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and i think it's very important that congress address this. there are specific fixes that can be -- >> well, until we get there. but you do have the authority i guess with secretary kelly to not count returning workers against the cap? is that correct or not? >> i believe the stat uch then says we can increase the cap up to returning workers. and i believe secretary kelly has indicated his intent to do so. >> do you support that decision? >> yes, secretary kelly and i stand shoulder to shoulder. >> give us answers on how we can -- >> i will gladly have staff sit down and -- because i do think it's a disservice for businesses and individual workers to go through this every single year. >> i very open minded to helping you fix it. one last thing.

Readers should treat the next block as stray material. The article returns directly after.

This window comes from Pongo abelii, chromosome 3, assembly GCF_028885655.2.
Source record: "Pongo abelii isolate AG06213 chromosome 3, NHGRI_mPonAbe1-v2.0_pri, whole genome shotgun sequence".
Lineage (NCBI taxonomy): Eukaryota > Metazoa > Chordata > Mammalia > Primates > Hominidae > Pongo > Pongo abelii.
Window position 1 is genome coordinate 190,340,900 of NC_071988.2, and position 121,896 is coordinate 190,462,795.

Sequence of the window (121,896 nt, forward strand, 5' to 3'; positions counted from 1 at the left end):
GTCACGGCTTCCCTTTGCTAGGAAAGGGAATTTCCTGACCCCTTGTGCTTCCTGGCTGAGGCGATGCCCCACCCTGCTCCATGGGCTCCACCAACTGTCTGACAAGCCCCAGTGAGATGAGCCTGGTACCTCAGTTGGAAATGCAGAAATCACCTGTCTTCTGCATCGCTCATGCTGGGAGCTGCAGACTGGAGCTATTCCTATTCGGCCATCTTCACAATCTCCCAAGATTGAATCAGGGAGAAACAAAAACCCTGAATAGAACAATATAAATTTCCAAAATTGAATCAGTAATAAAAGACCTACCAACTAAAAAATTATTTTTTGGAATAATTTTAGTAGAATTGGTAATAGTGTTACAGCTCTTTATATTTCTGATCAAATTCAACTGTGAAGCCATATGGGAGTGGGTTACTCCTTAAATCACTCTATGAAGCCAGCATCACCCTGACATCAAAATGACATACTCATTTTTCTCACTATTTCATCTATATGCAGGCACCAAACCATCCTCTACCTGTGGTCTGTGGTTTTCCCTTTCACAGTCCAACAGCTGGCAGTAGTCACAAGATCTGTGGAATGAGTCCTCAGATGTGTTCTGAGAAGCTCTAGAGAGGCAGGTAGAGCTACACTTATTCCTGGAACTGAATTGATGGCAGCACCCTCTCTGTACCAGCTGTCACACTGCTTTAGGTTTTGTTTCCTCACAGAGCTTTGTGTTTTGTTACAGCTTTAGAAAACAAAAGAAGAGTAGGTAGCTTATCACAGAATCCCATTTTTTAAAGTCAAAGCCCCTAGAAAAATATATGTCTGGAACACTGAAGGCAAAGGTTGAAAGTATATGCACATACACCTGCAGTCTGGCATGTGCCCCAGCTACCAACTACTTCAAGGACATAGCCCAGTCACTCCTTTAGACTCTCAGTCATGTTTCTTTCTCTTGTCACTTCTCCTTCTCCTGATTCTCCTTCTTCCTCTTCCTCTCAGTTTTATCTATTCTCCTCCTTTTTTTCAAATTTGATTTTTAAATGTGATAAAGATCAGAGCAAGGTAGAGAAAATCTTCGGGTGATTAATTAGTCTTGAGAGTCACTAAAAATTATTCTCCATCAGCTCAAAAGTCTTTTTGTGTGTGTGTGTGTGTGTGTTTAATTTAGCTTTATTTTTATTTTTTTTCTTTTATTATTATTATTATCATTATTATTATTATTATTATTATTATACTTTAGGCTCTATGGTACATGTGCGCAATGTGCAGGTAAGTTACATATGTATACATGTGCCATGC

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artificial intelligence, did you say it'd be 50 years of feeling the effects of artificial intelligence disrupting the labor force -- or was that someone else? >> i believe it was some other guy. >> do you believe artificial intelligence will disrupt the work force? >> senator, i've heard this from time to time from different sources. and i'll say this. we've been saying that technology is going to disrupt and displace the labor force since i think technology was first invented. >> right. >> and ultimately the plow meant fewer people had to plow a field. but ultimately it changes the nature of the labor force, and that's why it's so important to have -- >> is there a plan within the department of labor to look